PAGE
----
It’s Labor Day weekend, and I hope whatever you are doing to wind down your summer, you are taking full advantage. Labor Day is also a reminder to those of us in local government management, that a thriving community is one that has an abundance of employers providing adequate working opportunities for its citizens. And with new employment comes added value to a community and a greater opportunity for higher revenues and resources, so the property tax burden can be spread out more evenly across the city.
With regard to those categories, I would say Columbus has had a nice winning streak of late. The story begins about two years ago, when the City began talking with a heavy-truck wash operation looking to expand to a new location. Herb Ottery, owner of Ottery Truck Wash, saw the benefits of placing that new location in Columbus. Soon after, the City worked quickly to establish a tax incremental financing district on the west side of Columbus, enveloping lands along Highway 16. Once the TIF No. 4 was created that September of 2015, Ottery Truck Wash was built just behind the West Columbus Travel Center. That was the first “domino” of businesses that were attracted to the new TIF, and as we sit here 24 months later, family-generational Columbus business Duffy Grain brought Duffy Ventures to the area, Fromm Family Foods expanded there, and a couple of weeks ago, Drexel Building Supply agreed to bring a distribution center right in the center of the district. If you can, take a drive west along 16 and see dirt moving and buildings rising in places where there were not buildings before.
Having lived in Columbus for almost all of my life, I can’t recall that much economic activity in such a short time period. As I mentioned earlier, these new companies bring with them abundant employment opportunities — Ottery Truck Wash (eight full time), Duffy Ventures (four to seven full time), Fromm Family Foods (25 to 30 full time) and Drexel (40 full time), which keeps people working, spending time and money in other Columbus business establishments and enjoying what the City has to offer. The companies also bring assessable value, which the four businesses in TIF No. 4 are expected to bring values over $11 million together to the City. Eventually, this value will turn into revenue for the City which will create opportunities for our community to enhance what we have and grow.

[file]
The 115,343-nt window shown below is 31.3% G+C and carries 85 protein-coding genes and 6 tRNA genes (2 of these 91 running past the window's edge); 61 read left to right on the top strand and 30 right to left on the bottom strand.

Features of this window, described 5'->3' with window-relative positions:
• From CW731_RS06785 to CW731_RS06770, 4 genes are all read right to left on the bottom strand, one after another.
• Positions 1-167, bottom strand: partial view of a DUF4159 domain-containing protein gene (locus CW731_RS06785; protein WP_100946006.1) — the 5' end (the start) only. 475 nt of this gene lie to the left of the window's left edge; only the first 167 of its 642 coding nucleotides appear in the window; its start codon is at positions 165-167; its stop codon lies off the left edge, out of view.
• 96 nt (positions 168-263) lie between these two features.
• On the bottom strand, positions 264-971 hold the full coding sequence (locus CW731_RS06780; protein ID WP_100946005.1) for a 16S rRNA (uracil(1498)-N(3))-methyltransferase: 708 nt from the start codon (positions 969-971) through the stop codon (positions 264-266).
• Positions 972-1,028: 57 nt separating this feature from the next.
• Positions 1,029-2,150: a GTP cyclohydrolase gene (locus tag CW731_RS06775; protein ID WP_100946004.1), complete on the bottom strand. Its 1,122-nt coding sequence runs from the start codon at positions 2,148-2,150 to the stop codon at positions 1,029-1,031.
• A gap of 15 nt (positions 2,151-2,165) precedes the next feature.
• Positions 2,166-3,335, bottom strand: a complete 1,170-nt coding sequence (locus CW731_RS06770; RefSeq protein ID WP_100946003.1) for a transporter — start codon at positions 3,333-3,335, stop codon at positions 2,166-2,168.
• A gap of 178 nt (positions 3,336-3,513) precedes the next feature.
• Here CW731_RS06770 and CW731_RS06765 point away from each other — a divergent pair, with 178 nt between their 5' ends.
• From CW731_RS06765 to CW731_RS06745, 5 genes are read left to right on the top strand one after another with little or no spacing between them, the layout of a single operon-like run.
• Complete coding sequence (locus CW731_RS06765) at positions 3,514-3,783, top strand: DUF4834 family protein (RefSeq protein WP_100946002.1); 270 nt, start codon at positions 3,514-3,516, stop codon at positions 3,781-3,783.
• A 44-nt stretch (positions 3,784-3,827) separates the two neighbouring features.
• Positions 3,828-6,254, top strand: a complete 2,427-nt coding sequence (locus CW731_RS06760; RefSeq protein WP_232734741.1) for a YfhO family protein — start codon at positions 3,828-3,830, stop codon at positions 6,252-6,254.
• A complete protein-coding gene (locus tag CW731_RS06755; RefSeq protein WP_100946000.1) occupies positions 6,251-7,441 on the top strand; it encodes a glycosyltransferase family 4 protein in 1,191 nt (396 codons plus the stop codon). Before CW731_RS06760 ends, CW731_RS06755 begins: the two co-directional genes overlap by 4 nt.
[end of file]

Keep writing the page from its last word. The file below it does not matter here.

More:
Why the sudden interest in Columbus you might ask? I think it’s a combination of things. First and foremost, I think Ottery, Duffy, Fromm and Drexel recognized what a tremendous community we have here. We have caring citizens who make good workers and customers. People in Columbus invest time and resources to make it a hometown for everyone. Our “built in” attributes like numerous highways and a railroad are advantageous for accessibility and shipping needs for a burgeoning company. Finally, it is the teamwork that exists within the City organization that also creates these opportunities. And I don’t mean me, I mean everyone in our organization. From those who take considerable personal time as an elected official, or appointed member of a Board, Committee or Commission to those employees in City Hall, the DPW garage, the Police and Fire Stations, the Library and the Senior Center that carry out their role on a daily basis. It is truly a team effort, and everybody has a part in it.
I really believe that Columbus is trending upward. The dust and dirt that move all over outside my office this summer on James Street may cause inconvenience and frustration, but it’s another sign of progress. I’m happy that the businesses that are committed to TIF No. 4 see that as well.
If you have any questions on this or any other issue before city government, please contact me down at City Hall at 920-623-5900 or via email at email@example.com.